I love working with the folk in Orkney District – I am always made to feel so welcome and people are very openminded to consider new things – they also collaborate so well across ages and levels of experience.  Considering it was the first weekend of panto rehearsals and there was a Murder Mystery going up the week after my visit, I was very impressed that so many people still managed to come along to the workshop.

I hope that there will be a 3rd visit and leave it to the clubs to make that decision, in the meantime…
See you down the road



Carole – Puss in Boots in Stonehaven

Carole – Puss in Boots in Stonehaven

It’s always a pleasure taking the train up the East Coast with so many great places to stop off.  My destination was Stonehaven where I was going to get to work with Ury Players.  It’s been a while since I’ve been to Stonehaven although I have worked with members of the club at Aberdeen District events.

Having been sent the script in advance I was able to prepare a bespoke workshop looking at voice projection and clarity.  I’m not a great lover of panto but reading it had me laughing out loud and made it much easier for me to think about what might be useful for cast.  After some general warm-ups we worked with the opening speech which introduces the whole play.

I believe that once you have done the physical work to free up the voice the focus needs to go onto the meaning and being clear what response you want from the audience.  What are the important words?  Is there enough variety in the tone to make it listenable?  Is there enough space through successfully using pauses to allow the audience to catch up?

Working in small groups everyone came up with so many creative and interesting approaches and worked so hard in a short space of time that I didn’t even take any photos which is a real shame as there were countless moments that would have made great photos.

With a mix of workshop veterans and people who had never been to a workshop it was great to see everyone working together and helping each other to try new things.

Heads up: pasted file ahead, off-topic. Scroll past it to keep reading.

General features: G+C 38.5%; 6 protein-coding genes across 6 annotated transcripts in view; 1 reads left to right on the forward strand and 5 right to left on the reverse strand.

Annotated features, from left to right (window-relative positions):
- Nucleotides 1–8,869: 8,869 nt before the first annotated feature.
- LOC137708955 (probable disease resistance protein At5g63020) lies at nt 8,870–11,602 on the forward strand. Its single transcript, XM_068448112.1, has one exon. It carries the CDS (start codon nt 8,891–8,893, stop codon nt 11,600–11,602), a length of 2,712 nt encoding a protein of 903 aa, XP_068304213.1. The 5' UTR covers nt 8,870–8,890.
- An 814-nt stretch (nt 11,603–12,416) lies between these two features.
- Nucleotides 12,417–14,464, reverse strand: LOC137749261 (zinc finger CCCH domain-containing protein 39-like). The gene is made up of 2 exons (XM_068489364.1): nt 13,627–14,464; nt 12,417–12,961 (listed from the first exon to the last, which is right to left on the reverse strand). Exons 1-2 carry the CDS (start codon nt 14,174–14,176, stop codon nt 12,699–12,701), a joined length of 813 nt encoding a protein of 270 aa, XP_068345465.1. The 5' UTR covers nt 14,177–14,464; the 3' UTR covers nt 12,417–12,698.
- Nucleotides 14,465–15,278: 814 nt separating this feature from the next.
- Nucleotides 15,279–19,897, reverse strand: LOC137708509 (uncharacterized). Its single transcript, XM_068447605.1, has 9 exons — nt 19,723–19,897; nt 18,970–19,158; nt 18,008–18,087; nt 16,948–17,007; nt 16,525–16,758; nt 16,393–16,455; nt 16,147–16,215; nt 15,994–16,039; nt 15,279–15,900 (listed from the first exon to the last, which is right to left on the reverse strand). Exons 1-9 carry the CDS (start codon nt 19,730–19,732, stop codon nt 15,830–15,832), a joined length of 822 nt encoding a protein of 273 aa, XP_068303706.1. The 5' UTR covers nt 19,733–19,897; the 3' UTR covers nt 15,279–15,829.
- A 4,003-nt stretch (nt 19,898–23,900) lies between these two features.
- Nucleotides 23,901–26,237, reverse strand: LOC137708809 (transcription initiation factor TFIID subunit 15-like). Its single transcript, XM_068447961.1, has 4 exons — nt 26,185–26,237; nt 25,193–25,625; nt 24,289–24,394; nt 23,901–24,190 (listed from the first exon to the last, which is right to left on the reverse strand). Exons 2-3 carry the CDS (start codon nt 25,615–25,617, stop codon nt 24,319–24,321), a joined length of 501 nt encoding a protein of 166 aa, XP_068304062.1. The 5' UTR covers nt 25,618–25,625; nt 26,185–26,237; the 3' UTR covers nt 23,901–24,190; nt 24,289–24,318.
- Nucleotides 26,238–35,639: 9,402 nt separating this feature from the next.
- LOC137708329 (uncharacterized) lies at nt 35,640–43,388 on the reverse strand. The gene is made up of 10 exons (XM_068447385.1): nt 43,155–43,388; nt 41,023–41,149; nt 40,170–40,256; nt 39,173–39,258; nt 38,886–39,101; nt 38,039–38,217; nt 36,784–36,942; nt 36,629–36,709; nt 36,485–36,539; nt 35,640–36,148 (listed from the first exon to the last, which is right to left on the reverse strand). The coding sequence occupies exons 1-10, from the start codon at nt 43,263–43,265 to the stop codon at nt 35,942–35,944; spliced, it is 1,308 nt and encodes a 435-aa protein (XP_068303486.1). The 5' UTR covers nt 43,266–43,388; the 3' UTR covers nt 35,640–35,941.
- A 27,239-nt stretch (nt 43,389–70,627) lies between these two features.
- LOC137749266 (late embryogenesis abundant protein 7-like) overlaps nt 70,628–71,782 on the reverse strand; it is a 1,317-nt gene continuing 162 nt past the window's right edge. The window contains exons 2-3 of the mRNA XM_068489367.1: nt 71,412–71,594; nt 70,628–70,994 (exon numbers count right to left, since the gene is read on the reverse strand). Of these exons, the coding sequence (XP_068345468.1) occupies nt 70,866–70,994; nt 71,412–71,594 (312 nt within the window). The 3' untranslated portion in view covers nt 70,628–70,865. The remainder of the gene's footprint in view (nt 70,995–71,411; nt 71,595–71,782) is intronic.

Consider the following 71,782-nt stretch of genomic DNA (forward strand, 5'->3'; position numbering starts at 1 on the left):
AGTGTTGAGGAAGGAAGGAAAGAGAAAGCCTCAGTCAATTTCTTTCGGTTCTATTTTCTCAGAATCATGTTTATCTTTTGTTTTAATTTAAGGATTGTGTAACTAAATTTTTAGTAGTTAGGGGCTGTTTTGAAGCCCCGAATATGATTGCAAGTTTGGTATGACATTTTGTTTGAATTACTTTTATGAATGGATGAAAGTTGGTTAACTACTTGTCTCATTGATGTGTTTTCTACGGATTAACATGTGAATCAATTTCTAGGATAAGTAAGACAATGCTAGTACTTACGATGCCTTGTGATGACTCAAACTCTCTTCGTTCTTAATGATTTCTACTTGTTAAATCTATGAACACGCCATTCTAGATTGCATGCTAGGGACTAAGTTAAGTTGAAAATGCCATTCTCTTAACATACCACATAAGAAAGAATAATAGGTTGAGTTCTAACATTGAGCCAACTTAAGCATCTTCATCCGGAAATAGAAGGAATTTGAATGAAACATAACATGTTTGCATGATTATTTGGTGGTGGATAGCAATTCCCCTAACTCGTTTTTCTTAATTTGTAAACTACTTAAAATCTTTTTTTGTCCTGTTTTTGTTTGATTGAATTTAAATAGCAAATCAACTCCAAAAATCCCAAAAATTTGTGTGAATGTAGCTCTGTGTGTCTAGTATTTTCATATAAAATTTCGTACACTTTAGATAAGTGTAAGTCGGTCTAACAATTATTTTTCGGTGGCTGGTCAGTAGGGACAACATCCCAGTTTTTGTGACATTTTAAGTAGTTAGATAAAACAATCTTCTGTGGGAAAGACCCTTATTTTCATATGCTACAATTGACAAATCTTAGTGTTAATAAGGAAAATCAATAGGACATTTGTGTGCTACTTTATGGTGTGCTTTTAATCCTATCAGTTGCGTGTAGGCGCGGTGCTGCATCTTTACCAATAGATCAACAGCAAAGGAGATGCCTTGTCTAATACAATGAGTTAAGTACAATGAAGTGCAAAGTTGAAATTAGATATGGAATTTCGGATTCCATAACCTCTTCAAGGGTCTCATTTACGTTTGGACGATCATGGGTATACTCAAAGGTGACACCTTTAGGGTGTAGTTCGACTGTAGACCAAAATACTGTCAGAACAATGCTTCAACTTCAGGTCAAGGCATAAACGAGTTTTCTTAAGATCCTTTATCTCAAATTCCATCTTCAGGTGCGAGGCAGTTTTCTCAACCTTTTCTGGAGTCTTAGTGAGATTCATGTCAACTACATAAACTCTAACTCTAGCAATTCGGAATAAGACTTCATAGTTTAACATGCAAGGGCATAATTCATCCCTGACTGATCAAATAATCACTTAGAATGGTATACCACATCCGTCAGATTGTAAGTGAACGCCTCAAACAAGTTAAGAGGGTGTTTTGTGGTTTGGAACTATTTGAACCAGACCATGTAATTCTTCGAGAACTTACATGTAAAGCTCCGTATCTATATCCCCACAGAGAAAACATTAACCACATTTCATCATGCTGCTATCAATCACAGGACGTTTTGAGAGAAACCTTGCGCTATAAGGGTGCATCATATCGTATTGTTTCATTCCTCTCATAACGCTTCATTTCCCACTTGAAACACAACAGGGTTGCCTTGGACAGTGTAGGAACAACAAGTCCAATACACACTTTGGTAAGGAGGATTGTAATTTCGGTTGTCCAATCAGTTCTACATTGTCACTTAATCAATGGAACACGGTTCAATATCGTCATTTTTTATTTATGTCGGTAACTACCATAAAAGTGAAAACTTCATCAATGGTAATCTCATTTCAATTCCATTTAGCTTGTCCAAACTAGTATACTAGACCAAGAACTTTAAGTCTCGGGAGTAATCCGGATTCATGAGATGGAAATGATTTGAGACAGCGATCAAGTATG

Good luck to everyone involved in the panto and see you down the road!



Carole – Edinburgh Makars making merry

Edinburgh Makars making merry

Challenge number 1 – finding the venue.  With the help of Google maps I negotiated the roadworks and headed down in the direction of Leith (I was a pedestrian so it wasn’t too bad).  When my phone announced “You have arrived at your destination” I knew I had to head down a small lane with cobblestones. Luckily Anthea was looking out for me, she took me through the blue door and up into 2 rooms – a kitchen with some enticing biscuits and cups that we would put to good use later on and a large rehearsal room.  Furniture from various decades was placed around the edges of the room, photographs from recent productions were proudly displayed on the wall.  It was a welcoming space with plenty of room for a workshop.

Edinburgh Makars have decided to have a club night on Mondays which they hope to theme in different ways.  In addition to workshops they will hold play reading evenings and other similar activities.  I really like this idea, often groups say to me that one of the things they want to do more of is to create a club environment bearing in mind not everyone is directly involved in each production.  Many of the challenges the Makars face are common amongst groups I visit – having sufficient people who want to be involved in front of house, behind the scenes and as office bearers.  In addition it is increasingly difficult to find affordable venues to perform in – audiences like the familiarity of a regular venue if possible.  I had never considered this before – it is easy to assume that a city like Edinburgh is filled with suitable venues.

The group wanted to focus on physicality.  This area is relatively new to me in terms of delivering workshops and I find I am continually learning each time I deliver it.  The group fully engaged with every exercise we did – I checked in with them as we went through the evening as I had left allowed lots of space for feedback and discussion as we went through the evening and I was worried that the pace wasn’t quick enough.  It seemed that the group appreciated the chance to mull things over and to think about how to use some of the things we experimented with not just how the techniques worked.  Everyone felt that it had the potential to create a further dimension to characters and the more I work in this area the more convinced I am of the benefits.

Taking the spoken text out of the equation is very liberating rather than restricting and the group could pinpoint times when they think this approach would have helped them in previous productions.  We talked about the fact that this could be difficult when time is short and it is important to be convinced that investing time into something new requires not only a degree of bravery but a belief that the benefits will make it worthwhile.

The time flew by and it was soon time for me to get the train back to Glasgow. I don’t think it will be too long before I am heading back to the Edinburgh Makars as we started talking about “what next” which is always a good sign.

Thanks to everyone for making me feel so welcome.  See you down the road.



Carole – Fun in Fintry!

Fun in Fintry!

Sunday 10 September – raining and a bit cold I headed up into the hills to Fintry – hoping that people would still come out despite the horrible weather.  The final number of participants totalled 9  all willing and open to trying anything,